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1974 Gibson J-50 Deluxe Binding Decay, Part 3

The ''74 Gibson J-50 Deluxe with tortoise binding rot is finished

We’ve come a long way in restoring the decayed binding on this ’74 Gibson J-50 Deluxe. In part 1 (May 2010), I discussed "binding rot," which is when tortoise binding begins to deteriorate as the plastic binders— the substances that cause the material’s components to cohere—start to age. We lightly scored the top and side edge of the decayed binding using the Sloane purfling cutter, then simultaneously softened the glue joint and binding using medium heat from a hair dryer, and finally removed the decayed binding with a channel spatula. Part 2 of this restoration (June 2010) was one of my favorites, as I used the new MacRostie binding trimmer to properly size the replacement tortoise binding down to .100" in height. The MacRostie, with its adjustable fence and large-dimensioning gauge, precisely duplicated the dimensions of the original binding.

Seating and Gluing the Purfling
We were ready to glue the .060" white/black/ white purfling in place after using a flat luthier’s file to finalize and remove any leftover slivers of old purfling and tortoise binding. Weld-On 16 is a fantastic and widely used glue for adhering wood and plastic laminates, but due to the specifications of the repair— the original finish on this Gibson body was to stay intact with no alterations, other than some lacquer overspray on the replacement binding—it would not be the glue of choice for this factory-finished body. Weld-On sets very quickly, can have a webbed taffy texture, and requires acetone as a clean-up solvent. So I chose Super Glue because it’s easier to control and offered me a much cleaner end result.

The Whip Tip attached to a bottle of medium Super Glue.

A scarf joint is used to hide the seam where

the two pieces of purfling meet end-to-end at

the tailblock, centered with the top’s center

seam. A scarf joint is the angled mating surface and can be angled across either the top

or the side of the binding strip. I attached

the Whip Tip to a bottle of medium-textured

Super Glue. The Whip Tip, a 1-3/4" precision

nozzle extension for glue bottles, makes my

job so much easier, helping me control the

glue and minimizing cleanup. I started at the

tailblock end of the guitar working my way

up towards the dovetail joint, gluing about

3" to 6" sections at a time, using binding

tape and whispering amounts of Accelerator.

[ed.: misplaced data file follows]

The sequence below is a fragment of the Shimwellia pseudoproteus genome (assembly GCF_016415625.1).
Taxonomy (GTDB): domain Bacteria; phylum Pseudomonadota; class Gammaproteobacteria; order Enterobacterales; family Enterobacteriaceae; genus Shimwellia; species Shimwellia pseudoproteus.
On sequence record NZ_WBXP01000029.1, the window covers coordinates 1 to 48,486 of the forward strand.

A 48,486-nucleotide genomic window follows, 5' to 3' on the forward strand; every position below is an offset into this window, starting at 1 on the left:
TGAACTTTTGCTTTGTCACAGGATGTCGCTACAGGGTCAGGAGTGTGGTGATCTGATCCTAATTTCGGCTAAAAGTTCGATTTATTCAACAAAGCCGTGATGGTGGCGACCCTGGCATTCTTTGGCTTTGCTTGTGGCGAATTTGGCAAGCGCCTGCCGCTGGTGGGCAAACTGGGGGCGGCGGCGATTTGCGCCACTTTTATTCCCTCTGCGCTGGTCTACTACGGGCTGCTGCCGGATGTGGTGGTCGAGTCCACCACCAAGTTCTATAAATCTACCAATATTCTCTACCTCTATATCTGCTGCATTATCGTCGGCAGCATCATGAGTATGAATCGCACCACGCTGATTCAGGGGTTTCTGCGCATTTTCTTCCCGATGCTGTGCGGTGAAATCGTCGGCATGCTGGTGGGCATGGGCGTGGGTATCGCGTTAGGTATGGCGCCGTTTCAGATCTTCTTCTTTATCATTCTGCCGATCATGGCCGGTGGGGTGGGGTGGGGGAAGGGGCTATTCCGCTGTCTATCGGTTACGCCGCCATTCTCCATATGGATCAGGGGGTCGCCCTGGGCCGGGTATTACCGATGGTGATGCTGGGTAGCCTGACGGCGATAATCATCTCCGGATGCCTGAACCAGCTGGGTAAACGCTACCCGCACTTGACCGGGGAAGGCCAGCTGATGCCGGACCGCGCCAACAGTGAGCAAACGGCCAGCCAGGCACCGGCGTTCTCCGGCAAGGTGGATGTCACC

Note: Always pre-check if the finish is too

delicate before using binding tape, as the

adhesion strength of this tape may cause a

major tear-out in the final removal.

Flexing Tortoise

After gluing in the purfling, I went around the

channel to make sure there was no excess

glue buildup anywhere, which helps to guarantee tight seam lines in the final stages. We

were almost ready to shape this single strip

of tortoise binding to the top, but first we

needed to scuff up the bottom and inside

surfaces of the binding with 320-grit sandpaper, which was double-stuck to a flat work-

table. This gives the glue something to bite

into for a secure fit.

Using a hair dryer to flex the new binding into place.

Using a hair dryer for heat—mounted on our

ShopStand and Guitar Repair Vise set for controlling the heat’s direction—I was able to flex

the binding into place. I placed 1-1/2" strips

of tape—alternating top to side, and side to

top—spaced ½" to ¾" apart to secure the

binding in place and create a new memory for

where the material needed to be positioned.

The next day, I removed the tortoise binding

and then glued it permanently into place,

using the same procedure as in the previous

gluing and taping process. Using the medium

Super Glue allowed extra time for fitting and

getting the plastic to gently melt and bite in

before permanently setting up. After all of

the binding was glued into place, I used Stew

Mac’s thin Super Glue for final touchups.

Performing the final level trimming with a razor blade.

A razor blade with masking tape on one end of

the cutting surface, used as a spacer, works very

well for protecting the top and sides when doing

the final level trimming before light sanding and

airbrushing on a thin nitrocellulose top coat.

I used the following supplies for this restoration (all are available at

  • Luthier’s file set (0842)
  • Binding tape (0677)
  • Thin Super Glue (0010)
  • Medium Super Glue (0020)
  • Whip Tip (1161)
  • Accelerator (5984)
  • Drop-fill toothpicks (3110)
  • ShopStand and Guitar Repair Vise set (5391)

You can buy the hair dryer, razor blades, and

masking tape at your local hardware or convenience store.

I hope this series has given you some valuable

insights on rebinding a vintage instrument.

This is truly a major job and requires many,

many hours if you’re looking to rebind while

keeping a treasured original finish intact. Until

next time, keep those chisels sharp!

John Brown

John Brown, of Brown's Guitar Factory, is the inventor of the

Fretted/Less bass. He owns and operates a full guitar manufacturing and repair/restoration facility, which is staffed by

a team of talented luthiers. He is also the designer of guitar-making/repair tools and accessories that are used today by

instrument builders throughout the world.